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State v. Gibbs

Superior Court of Delaware, New Castle

November 12, 2014

STATE OF DELAWARE, Plaintiff,
v.
GARY GIBBS, (a.k.a Bobby Miller) Defendant.

Martin B. O'Connor, Esquire, Deputy Attorney General, Department of Justice, Wilmington, Delaware, Attorney for the State.

Patrick J. Collins Esquire and Albert J. Roop, V., Esquire, Attorneys for Defendant Otto Gibbs.

COMMISSIONER'S REPORT AND RECOMMENDATION DEFENDANT'S MOTION FOR POSTCONVICTION RELIEF (SECOND) SHOULD BE DENIED AND COUNSEL'S MOTION TO WITHDRAW SHOULD BE GRANTED.

MANNING, Commissioner.

This 12th day of November, 2014, upon consideration of Defendant's Motion for Postconviction Relief and Defendant's Rule 61 Counsel's Motion to Withdraw, it appears to the Court that:

BACKGROUND AND PROCEDURAL HISTORY

Following a three day trial, on September 8, 1997, Defendant Gary Gibbs was found guilty by a Superior Court jury of Unlawful Sexual Intercourse Second Degree. He was sentenced on October 31, 1997, to 20 years in jail suspended after 15 years, followed by probation. Defendant was arrested under the name Garry Gibbs, but it was later discovered that his real name is Bobby Miller. Defendant was represented at trial by Scott M. Davis, Esquire, of New York, who was admitted pro hac vice for the case on November 18, 1996.

After sentencing, Defendant timely appealed his conviction to the Delaware Supreme Court. The conviction was affirmed on November 19, 1998.[1] The Mandate from the Supreme Court was filed with the Superior Court on December 9, 1998.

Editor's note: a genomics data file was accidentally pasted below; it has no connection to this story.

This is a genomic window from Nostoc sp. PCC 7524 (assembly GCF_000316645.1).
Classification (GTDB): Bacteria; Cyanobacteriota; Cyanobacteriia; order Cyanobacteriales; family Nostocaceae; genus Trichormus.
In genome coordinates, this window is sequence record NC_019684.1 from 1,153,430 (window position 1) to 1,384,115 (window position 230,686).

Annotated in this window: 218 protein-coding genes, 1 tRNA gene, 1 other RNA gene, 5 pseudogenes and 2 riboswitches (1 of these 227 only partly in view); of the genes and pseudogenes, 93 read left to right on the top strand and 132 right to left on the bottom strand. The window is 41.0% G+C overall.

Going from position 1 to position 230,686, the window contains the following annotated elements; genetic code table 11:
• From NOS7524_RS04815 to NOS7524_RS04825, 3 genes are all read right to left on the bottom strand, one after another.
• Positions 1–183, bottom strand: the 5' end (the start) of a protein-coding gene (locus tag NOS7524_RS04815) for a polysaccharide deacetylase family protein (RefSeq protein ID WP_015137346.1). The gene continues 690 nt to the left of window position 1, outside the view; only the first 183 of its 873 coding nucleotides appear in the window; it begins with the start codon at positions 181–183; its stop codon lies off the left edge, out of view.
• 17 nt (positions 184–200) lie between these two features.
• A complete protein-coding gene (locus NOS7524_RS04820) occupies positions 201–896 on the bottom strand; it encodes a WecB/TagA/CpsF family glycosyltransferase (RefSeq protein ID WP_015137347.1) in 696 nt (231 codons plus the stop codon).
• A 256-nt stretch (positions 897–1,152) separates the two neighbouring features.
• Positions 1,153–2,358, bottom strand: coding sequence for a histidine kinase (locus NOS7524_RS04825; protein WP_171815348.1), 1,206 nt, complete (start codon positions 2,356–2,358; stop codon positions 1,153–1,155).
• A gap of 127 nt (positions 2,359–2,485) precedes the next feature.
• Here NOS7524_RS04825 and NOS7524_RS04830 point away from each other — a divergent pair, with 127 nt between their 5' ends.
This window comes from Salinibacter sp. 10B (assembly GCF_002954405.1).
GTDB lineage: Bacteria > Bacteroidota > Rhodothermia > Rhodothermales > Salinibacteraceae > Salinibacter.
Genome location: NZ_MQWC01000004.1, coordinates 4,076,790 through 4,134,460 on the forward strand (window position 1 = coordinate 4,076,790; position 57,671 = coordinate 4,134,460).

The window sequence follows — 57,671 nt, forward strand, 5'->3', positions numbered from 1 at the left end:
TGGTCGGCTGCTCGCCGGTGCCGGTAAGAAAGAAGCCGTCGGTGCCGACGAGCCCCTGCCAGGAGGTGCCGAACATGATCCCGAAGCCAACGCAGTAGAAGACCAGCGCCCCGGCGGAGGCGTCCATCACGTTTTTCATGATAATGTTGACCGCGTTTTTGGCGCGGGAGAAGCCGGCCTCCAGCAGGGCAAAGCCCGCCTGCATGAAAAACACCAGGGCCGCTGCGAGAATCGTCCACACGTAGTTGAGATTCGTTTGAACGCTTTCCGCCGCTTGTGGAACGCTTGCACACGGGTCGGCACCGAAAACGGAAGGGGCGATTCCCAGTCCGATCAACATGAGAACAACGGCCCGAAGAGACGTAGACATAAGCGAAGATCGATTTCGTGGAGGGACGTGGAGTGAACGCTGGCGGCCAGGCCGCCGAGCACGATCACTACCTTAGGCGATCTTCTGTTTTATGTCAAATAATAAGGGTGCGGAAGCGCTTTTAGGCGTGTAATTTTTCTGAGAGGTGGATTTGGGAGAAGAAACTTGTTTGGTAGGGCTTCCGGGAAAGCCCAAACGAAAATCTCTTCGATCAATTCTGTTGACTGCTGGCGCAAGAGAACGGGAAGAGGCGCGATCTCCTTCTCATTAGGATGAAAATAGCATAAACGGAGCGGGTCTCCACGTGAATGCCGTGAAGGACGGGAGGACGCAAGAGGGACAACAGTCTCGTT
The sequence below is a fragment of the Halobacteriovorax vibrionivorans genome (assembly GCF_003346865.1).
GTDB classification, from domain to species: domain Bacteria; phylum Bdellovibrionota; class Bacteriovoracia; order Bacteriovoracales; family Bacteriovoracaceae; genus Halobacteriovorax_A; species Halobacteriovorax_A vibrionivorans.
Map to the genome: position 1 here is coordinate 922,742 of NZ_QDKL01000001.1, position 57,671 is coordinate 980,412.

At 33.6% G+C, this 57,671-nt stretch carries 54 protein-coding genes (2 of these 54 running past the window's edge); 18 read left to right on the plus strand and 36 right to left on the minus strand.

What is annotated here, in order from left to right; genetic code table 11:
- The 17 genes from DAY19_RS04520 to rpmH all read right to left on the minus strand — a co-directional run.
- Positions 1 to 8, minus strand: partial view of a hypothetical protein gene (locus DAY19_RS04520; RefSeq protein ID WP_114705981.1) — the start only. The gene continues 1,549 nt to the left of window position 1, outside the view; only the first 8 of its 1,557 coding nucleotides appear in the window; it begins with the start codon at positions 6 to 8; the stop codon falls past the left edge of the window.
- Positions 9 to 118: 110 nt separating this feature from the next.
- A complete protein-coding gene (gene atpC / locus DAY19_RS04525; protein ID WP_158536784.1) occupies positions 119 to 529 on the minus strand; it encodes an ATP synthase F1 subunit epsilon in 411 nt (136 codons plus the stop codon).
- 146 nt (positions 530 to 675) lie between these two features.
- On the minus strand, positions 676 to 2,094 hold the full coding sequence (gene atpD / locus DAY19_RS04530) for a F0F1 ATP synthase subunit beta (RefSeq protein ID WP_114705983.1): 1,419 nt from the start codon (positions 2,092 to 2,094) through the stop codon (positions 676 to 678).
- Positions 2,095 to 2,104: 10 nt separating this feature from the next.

Defendant filed his first Motion for Postconviction Relief September 26, 2001. At that time, Defendant made the following claims: (1) that he was denied due process because the State failed to turn over an FBI DNA report that he claimed was exculpatory, (2) ineffective assistance of counsel for trial counsel "failing to recognize the obvious exculpatory potential of semen in a sexual assault case, " (3) trial counsel "abandoned" the agreed upon defense strategy, (4) trial counsel failed to object to "pictures of blood" and related police testimony[2], (5) trial counsel failed to request a missing evidence instruction, (6) trial counsel improperly referred to the young woman as "the victim, " and (7) trial counsel did not understand the Delaware Court rules, in particular the rape shield law. All of these claims were denied by the Superior Court on January 7, 2002. Undeterred, Defendant appealed this decision to the Delaware Supreme Court, which affirmed the ruling against him on August 28, 2002.[3]

Defendant is now again before the Superior Court having filed a Second Motion for Postconviction Relief (the "Motion") on March 8, 2013.

FACTS

The facts in this case, as taken from the Delaware Supreme Court Opinion in 1998, are as follows:

The evidence [at trial] proved that Gibbs engaged in sexual intercourse with a sixteen-year-old girl on April 28, 1996. On that date, Gibbs and his friends brought two girls they had met on the street back to his motel room for some drinks. Inside the motel room, Gibbs told the victim that he wanted to talk to her in private and he invited her into the bathroom. In the bathroom, Gibbs stated. "I'm not going to hurt you, " and then pushed the victim to the floor, covered her mouth, and began raping her. The victim managed to escape the motel room when Gibbs noticed her bleeding and ran from the bathroom. She immediately reported the rape to the police and an ambulance took her to the hospital.[4]

Defendant was positively identified during trial by both the victim and her friend. It is also worth noting that the police took photographs of what appeared to be blood on the floor of the bathroom where the victim claimed to have been raped and that she was observed to be bleeding from the vaginal area immediately after the rape.[5] Medical examination at the hospital revealed traces of dried blood and evidence of various injuries to the victim's vaginal area.[6] Finally, ...


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